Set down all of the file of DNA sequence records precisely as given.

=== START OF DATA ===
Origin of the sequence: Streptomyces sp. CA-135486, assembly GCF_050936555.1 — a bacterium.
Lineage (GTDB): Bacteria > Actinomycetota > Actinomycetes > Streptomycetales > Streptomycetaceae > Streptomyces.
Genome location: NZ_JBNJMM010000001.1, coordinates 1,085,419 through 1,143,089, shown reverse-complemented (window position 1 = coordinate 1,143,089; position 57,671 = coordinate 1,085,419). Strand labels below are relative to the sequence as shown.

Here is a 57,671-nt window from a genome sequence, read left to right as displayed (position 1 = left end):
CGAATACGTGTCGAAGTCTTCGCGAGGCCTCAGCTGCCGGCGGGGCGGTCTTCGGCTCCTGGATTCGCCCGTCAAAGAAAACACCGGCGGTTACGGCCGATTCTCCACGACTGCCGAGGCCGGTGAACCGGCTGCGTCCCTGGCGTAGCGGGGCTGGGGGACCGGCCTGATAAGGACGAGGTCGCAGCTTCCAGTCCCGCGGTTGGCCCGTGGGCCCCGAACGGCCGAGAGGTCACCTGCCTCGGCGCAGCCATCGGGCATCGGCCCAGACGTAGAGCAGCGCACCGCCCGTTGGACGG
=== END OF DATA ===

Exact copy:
Origin of the sequence: Streptomyces sp. CA-135486, assembly GCF_050936555.1 — a bacterium.
Lineage (GTDB): Bacteria > Actinomycetota > Actinomycetes > Streptomycetales > Streptomycetaceae > Streptomyces.
Genome location: NZ_JBNJMM010000001.1, coordinates 1,085,419 through 1,143,089, shown reverse-complemented (window position 1 = coordinate 1,143,089; position 57,671 = coordinate 1,085,419). Strand labels below are relative to the sequence as shown.

Here is a 57,671-nt window from a genome sequence, read left to right as displayed (position 1 = left end):
CGAATACGTGTCGAAGTCTTCGCGAGGCCTCAGCTGCCGGCGGGGCGGTCTTCGGCTCCTGGATTCGCCCGTCAAAGAAAACACCGGCGGTTACGGCCGATTCTCCACGACTGCCGAGGCCGGTGAACCGGCTGCGTCCCTGGCGTAGCGGGGCTGGGGGACCGGCCTGATAAGGACGAGGTCGCAGCTTCCAGTCCCGCGGTTGGCCCGTGGGCCCCGAACGGCCGAGAGGTCACCTGCCTCGGCGCAGCCATCGGGCATCGGCCCAGACGTAGAGCAGCGCACCGCCCGTTGGACGG